In our strategy, Leading Legal Excellence, we set out our ambition to secure a modern, flexible and enabling legislative framework.

Most of the legislation covering the operation and regulation of the legal market is over 35 years old. It's increasingly out of date and unfit for purpose.  Whilst some reforms were brought in 2007 and 2010, the whole framework can be confusing and, in some cases, contradictory.

That is why we believe new legislation is needed to better protect consumers and allow the Scottish legal services market to thrive.

Review of the Regulation of Legal Services


An independent review of the regulation of legal services was announced by the Minister of Community Safety and Legal Affairs, Annabelle Ewing on 25 April 2017.

The purpose of the review will be to make independent recommendations to reform and modernise the framework for the regulation of legal services and complaints handling.  The review is intended to ensure a proportionate approach to regulation that supports growth in the legal services sector.  It should also place consumer interests firmly at the heart of any system of regulation, including the competitive provision of legal services.  The review will focus on the current regulatory framework, the complaints and redress process for providers of legal services including solicitors and advocates, and ongoing market issues such as investigating the benefits of regulating firms as well as individual solicitors.

Latest updates

In January 2018, we submitted proposals for wide-ranging reforms that will allow us to keep pace with global developments within the sector and improve consumer protection. In our paper, we set out a series of recommendations which include expanding consumer protections to currently unregulated areas of legal services, regulating firms operating beyond Scotland and overhauling the legal complaints system, which it says is overly complex, expensive and lacks proper oversight.

The recommendations also include:

  • expanding consumer protections to currently unregulated areas of legal services
  • better regulation of legal firms as entities in addition to the regulation of individual solicitors to better protect consumers
  • new powers to suspend solicitors suspected of serious wrongdoing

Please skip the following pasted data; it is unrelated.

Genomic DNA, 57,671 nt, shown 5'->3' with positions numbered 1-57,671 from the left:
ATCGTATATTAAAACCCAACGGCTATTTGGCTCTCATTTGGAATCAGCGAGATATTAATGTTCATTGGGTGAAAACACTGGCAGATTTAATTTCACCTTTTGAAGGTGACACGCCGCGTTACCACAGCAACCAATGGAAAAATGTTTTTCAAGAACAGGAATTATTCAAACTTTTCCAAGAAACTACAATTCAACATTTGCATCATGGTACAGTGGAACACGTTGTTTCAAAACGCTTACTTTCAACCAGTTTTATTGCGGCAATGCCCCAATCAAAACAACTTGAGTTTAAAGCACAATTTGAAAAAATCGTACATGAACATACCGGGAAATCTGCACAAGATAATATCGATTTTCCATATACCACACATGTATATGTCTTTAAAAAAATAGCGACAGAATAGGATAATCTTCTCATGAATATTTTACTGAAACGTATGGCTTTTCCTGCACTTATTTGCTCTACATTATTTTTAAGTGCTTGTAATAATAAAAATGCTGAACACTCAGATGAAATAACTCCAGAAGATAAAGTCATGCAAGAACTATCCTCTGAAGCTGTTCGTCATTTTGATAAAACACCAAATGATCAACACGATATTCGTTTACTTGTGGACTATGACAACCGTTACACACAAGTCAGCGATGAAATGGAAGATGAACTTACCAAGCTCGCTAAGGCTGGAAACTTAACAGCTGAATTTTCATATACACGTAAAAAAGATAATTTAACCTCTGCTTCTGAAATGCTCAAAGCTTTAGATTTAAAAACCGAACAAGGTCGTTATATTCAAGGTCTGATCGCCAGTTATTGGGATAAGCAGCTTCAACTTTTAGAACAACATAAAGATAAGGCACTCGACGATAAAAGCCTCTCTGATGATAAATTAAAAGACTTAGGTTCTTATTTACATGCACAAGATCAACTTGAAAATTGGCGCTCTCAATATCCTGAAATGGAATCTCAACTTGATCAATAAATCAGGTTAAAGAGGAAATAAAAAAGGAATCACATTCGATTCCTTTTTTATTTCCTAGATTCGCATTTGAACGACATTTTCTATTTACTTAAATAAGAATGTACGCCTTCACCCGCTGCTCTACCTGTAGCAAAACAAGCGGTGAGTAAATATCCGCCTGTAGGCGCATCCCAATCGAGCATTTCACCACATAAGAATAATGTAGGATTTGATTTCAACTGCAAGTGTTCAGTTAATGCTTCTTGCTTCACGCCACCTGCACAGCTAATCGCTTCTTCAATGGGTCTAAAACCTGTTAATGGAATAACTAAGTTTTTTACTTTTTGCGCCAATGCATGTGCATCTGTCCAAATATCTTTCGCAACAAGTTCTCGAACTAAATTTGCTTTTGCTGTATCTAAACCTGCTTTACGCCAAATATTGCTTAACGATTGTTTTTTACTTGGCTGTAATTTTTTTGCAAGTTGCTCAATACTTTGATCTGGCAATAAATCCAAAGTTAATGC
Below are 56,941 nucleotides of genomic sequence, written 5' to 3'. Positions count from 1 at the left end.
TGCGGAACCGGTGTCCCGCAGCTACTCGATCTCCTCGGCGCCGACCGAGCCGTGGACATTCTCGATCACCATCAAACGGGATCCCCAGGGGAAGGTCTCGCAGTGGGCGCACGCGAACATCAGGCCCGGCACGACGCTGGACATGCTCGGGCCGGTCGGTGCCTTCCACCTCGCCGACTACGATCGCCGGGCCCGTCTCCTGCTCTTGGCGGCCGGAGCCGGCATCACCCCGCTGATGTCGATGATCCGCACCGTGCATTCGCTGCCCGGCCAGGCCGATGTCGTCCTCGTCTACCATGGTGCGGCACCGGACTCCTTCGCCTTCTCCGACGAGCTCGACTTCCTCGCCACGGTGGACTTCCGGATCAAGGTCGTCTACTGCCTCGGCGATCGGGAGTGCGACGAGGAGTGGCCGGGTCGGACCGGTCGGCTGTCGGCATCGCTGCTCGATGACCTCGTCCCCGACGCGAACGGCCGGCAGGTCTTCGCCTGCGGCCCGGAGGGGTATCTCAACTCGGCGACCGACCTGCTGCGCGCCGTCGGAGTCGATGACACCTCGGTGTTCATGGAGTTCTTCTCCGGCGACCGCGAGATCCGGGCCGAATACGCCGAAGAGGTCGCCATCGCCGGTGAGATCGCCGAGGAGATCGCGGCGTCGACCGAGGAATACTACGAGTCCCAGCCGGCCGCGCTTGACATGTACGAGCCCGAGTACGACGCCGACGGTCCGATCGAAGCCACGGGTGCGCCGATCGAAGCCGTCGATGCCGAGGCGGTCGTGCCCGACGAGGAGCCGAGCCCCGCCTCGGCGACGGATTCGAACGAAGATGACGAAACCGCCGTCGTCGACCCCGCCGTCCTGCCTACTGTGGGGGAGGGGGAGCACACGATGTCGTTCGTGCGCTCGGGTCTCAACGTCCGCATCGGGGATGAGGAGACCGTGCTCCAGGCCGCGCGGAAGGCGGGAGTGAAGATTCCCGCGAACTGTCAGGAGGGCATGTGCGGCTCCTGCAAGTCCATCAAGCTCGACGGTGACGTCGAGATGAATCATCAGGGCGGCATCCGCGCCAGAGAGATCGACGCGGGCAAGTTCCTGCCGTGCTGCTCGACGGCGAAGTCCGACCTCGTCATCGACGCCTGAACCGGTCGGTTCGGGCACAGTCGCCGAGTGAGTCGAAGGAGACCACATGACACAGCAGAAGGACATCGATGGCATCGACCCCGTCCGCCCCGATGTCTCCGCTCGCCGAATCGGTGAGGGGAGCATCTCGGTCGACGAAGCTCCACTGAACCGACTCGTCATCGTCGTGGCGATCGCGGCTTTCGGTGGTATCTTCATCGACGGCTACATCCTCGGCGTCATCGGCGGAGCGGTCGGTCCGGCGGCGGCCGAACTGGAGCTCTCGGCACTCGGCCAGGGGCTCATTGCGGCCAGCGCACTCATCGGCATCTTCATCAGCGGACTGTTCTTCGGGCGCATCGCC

• widening the Law Society’s membership to improve standards amongst other legal professionals
  • protection of the term ‘lawyer’ to mean those who are legally trained and are regulated

Read our proposals

In January 2018, we published our detailed paper we submitted to the Independent Review of Legal Services
Detailed submission to the Scottish Government

In March 2016, we published the detailed prospectus we presented to the Scottish Government. It sets out the need for change in greater detail and includes proposals for

  • better regulation of legal firms (‘entity regulation’) in addition to the regulation of individual solicitors to protect consumers
  • new powers to suspend solicitors suspected of serious wrongdoing
  • opening up our membership in order to improve standards amongst other legal professionals
  • the ability for us to regulate legal work beyond the domestic Scottish jurisdiction in order to provide simpler regulation for cross border firms
  • more flexible business models which allow legal firms to adapt to market changes. 

Read our response to the Competition & Markets Authority's Interim Report on the Legal Services Market

Read our response to the Solicitors Regulation Authority (SRA) consultation: Looking to the future - flexibility and public protection

We are now engaging with political parties, consumer groups and others in the legal sector to build a consensus in favour of change with an aim of getting a new Bill introduced early in the new term of the Scottish Parliament.

For more information on this project, please contact our Legislative Change Executive, Brian Simpson.

Priorities for the Scottish Parliament

In January 2016, we published a detailed set of priorities for the Holyrood elections and the next term of the Scottish Parliament.  This included a call for Scotland’s political parties to commit to a modern, fit-for-purpose framework for legal services in Scotland which;

  • Maintains the advantages of the current system, including the independence of the legal profession, a robust system of co-regulation involving strong professional bodies and an independent complaints handling organisation and discipline tribunal
  • Provides a more agile system of consumer protection and addresses the rise of the unregulated legal services market
  • Allows flexible regulation that reflects the rise of alternative business models, cross-border firms and internationalisation of the sector
  • Enables the Law Society to respond to the changing needs of its members and to open up associate forms of membership to other legal professionals, including paralegals and legal executives